Scor­ing with the kids

The Star Malaysia - Star2 - - MOVIES - Re­views by HARIATI AZ­IZAN en­ter­tain­ment@thes­tar.com.my

A Bare­foot Dream

Cast: Park Hie-soon and Fran­cisco Varela

Run­ning time: 121 min­utes ONCE a ris­ing soc­cer star, Kim Won-kang (Park) now finds him­self dodg­ing loan sharks.

He flees to the newly independent na­tion of East Ti­mor, where he thinks he has struck gold with his lat­est en­deav­our – a sports equip­ment store spe­cial­is­ing in foot­ball boots. He soon dis­cov­ers boots are the last thing that im­pov­er­ished lo­cal chil­dren need, even though they are their goods of de­sire.

So, to keep his busi­ness from fold­ing, Kim cooks up a mi­cro­fi­nanc­ing scheme – in which the chil­dren get to buy their dream boots by pay­ing off their debt in in­stal­ment at a dol­lar a day.

This, of course, sparks the anger of the lo­cals, es­pe­cially the res­i­dent “foot­ball coach”. He chal­lenges Kim to a foot­ball match, with each train­ing his own team of young foot­ballers.

Kim, how­ever, slowly comes to care for his young wards, and de­cides to sign them up for the Youth Soc­cer Tour­na­ment in Hiroshima, Ja­pan, in the hopes of im­prov­ing their mis­er­able lives. Hence, be­gins his own new lease on life as he strug­gles to raise the funds and back­ing he needs to reach their goal.

Based on the real life story of a former South Korean soc­cer player who coached the East Ti­morese chil­dren’s team to an in­ter­na­tional cham­pi­onship, A Bare­foot Dream is in­spir­ing but in­evitably sappy.

The up­side is that the film re­al­is­ti­cally de­picts the ugly, ig­no­rant for­eigner who does not only res­cue the hap­less lo­cals but also gets res­cued by them.

Still, de­spite its cloy­ing sac­cha­rine taste, you can­not help drink­ing in all the feel-good mo­ments. Rec­om­mended for cyn­ics. Petty Ro­mance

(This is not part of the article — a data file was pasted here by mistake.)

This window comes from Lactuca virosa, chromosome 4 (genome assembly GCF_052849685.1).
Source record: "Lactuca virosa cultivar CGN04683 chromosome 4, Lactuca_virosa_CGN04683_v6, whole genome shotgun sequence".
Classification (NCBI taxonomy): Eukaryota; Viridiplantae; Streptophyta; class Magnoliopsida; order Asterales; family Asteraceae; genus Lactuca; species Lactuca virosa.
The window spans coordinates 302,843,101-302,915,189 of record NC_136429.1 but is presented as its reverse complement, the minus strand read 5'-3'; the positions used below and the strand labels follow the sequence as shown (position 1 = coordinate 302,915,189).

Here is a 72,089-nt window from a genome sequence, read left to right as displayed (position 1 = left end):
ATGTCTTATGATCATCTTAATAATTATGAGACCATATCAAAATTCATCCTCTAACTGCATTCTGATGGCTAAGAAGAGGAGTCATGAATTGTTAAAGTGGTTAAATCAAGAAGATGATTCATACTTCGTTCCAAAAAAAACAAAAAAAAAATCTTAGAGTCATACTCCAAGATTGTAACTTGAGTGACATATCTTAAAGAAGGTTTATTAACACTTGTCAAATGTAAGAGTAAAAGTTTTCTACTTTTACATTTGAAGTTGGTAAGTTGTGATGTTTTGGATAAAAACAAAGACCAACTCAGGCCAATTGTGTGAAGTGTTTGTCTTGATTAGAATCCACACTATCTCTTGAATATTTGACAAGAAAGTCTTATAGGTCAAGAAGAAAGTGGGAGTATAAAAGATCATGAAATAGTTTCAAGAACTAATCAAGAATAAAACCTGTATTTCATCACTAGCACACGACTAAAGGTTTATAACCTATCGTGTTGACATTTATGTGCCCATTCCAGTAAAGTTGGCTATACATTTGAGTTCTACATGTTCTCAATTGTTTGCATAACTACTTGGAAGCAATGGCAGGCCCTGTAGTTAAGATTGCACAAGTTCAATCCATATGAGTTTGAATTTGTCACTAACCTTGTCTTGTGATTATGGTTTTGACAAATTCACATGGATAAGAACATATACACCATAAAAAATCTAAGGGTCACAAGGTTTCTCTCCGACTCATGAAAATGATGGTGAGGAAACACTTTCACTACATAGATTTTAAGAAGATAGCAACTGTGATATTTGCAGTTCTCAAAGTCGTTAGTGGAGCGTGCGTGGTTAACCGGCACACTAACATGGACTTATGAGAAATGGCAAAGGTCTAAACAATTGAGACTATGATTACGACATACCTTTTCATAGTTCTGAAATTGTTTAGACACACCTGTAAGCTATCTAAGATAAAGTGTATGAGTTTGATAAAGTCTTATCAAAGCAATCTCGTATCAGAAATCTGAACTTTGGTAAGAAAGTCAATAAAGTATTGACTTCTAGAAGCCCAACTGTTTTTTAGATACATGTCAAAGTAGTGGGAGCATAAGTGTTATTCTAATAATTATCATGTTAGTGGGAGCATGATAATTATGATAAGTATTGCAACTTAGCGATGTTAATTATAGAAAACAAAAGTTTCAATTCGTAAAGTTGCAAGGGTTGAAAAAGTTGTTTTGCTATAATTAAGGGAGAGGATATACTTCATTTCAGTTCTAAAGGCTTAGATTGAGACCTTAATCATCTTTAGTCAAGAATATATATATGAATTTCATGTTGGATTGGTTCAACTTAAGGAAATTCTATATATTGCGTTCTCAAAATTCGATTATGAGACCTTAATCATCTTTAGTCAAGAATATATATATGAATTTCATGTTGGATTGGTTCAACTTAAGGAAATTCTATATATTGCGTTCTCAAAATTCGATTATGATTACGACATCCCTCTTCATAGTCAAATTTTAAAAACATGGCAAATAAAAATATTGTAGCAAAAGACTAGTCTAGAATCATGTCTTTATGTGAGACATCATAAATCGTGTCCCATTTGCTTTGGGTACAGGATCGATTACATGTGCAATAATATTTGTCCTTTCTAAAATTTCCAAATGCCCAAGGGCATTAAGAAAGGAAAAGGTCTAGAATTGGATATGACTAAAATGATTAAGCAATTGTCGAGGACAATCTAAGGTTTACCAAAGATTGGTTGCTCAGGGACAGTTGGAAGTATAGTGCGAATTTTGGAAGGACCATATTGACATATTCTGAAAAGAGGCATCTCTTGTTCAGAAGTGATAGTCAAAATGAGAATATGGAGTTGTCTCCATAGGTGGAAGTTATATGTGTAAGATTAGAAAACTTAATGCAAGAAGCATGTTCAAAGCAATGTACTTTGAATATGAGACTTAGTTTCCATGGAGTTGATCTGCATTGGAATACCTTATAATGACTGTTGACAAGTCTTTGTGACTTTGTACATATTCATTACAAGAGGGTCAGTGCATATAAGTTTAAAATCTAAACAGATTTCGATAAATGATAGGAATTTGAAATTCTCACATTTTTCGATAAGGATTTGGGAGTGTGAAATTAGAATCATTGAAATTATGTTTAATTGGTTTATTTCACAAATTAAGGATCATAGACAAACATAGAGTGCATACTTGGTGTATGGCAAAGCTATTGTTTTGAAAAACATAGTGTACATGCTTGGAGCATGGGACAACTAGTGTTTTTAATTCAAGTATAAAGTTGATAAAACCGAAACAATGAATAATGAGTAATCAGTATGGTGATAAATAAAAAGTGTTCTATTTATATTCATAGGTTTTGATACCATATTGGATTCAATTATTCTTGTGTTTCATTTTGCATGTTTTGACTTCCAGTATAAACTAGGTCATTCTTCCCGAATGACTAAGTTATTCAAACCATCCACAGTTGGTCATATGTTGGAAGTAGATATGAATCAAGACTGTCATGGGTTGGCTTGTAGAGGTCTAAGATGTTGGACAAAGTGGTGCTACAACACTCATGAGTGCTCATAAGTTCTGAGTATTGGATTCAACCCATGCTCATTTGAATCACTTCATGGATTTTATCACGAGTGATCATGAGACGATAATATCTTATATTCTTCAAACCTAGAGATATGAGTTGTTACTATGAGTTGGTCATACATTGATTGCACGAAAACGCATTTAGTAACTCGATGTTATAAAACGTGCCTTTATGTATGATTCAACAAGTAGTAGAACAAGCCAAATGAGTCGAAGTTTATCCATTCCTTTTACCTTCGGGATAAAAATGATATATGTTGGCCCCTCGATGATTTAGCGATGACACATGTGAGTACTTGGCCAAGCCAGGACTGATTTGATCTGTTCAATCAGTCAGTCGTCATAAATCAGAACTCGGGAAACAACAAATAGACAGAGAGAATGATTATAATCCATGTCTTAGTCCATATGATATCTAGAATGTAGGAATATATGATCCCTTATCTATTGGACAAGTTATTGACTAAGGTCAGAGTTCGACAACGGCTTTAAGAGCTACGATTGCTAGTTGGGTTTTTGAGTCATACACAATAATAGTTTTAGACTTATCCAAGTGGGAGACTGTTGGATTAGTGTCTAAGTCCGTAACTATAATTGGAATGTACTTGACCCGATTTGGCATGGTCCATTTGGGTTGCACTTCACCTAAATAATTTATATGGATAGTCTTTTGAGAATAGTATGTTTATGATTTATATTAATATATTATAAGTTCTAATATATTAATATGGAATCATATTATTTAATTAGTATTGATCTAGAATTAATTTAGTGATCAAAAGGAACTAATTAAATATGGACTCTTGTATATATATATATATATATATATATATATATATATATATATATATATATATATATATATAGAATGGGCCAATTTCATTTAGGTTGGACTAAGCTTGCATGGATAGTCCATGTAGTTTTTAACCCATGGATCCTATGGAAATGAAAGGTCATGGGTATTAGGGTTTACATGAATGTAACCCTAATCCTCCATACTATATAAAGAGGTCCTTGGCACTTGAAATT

Cast: Lee Sun-kyun and choi Kang

hee

Run­ning time: 117 min­utes UN­CON­VEN­TION­ALLY, this rom­com oozes with sex. Un­con­ven­tional for a South Korean main­stream movie that is – or maybe just from what I’ve watched, which are, more of­ten than not, chaste. (The independent films are a dif­fer­ent story though.)

But be­fore you call the moral po­lice on this, don’t sweat, it is all in the talk, not ac­tion.

Just like as­pir­ing writer Da-rim (Choi), who is hired by man­hwa (comic) il­lus­tra­tor Jeong Bae to col­lab­o­rate with him for an adult comic writ­ing com­pe­ti­tion. She claims to be a sex colum­nist but her car­nal knowl­edge is re­ally lim­ited to what she has gleaned from aca­demic the­ses and the Kama Su­tra.

Still, things get steamy as Da-rim tries to bluff her way through: “Was Harry Pot­ter writ­ten by a wiz­ard?” she chal­lenges her co-author. Be­fore long, the off­beat cou­ple falls for each other.

I’m a new fan of Choi (cur­rently star­ring in Pro­tect The Boss), so I find her ab­so­lutely lov­able as the geeky Da-rim. Her za­ni­ness cre­ates an in­ter­est­ing fod­der for her equally larky co-star Lee Sun-kyun, mak­ing them a de­light to watch to­gether. Spiced up by risqué an­i­mated-pop­ups – when they both talk shop for their hot comic Killer In­stinct – Petty Ro­mance is one fun frolic of a film. The Fugi­tive: Plan B

Cast: rain, Lee Na young, Lee Jeong Jin and daniel Hen­ney

Run­ning time: 20 episodes X 60

min­utes IF the United Na­tions ever needs a PSA for global com­mu­ni­ca­tion, The Fugi­tive: Plan B is per­fect.

First, it stars Rain, ar­guably Asia’s big­gest star. Sec­ond, the char­ac­ters un­der­stand one an­other no mat­ter what lan­guage they speak. And I thought multi-tongue com­mu­ni­ca­tion only hap­pened in the Galac­tic Se­nate of Star Wars – in this K-uni­verse, A speaks in lan­guage A to B, and B an­swers in lan­guage B. But no com­mu­ni­ca­tion break­down what so ever! If that is not dis­ori­ent­ing enough, the mind-numb­ing ac­tion and histri­onic spy-ca­per plot will leave you co­matose.

And this is sup­posed to be Rain’s come­back hit to South Korean drama!

For what it’s worth, Rain is ide­ally cast as an in­ter­na­tional PI who is hired by a mys­te­ri­ous wo­man, Jin Yi (Lee Na Young), to find some­one called Melchidec. What he doesn’t know is that Jin Yi has a bloody past – her fam­ily was mur­dered – and she is on the hit list too. They soon get caught in a dan­ger­ous web.

This synopsis is only the abridged ver­sion though; the se­ries lays on the sub­plots like an ugly Malaysian at a buf­fet to give you in­stant in­di­ges­tion.

Luck­ily, Rain rises above the goo. Plan B will keep you con­tent while Rain is away for mil­i­tary ser­vice in the next two years, but if you ask me, it’s bet­ter to watch his Full House again. The se­ries is air­ing on 8TV. n The DVDS are dis­trib­uted by PMP En­ter­tain­ment and the shows are in Korean/man­darin with sub­ti­tles in English, Malay and Chi­nese.

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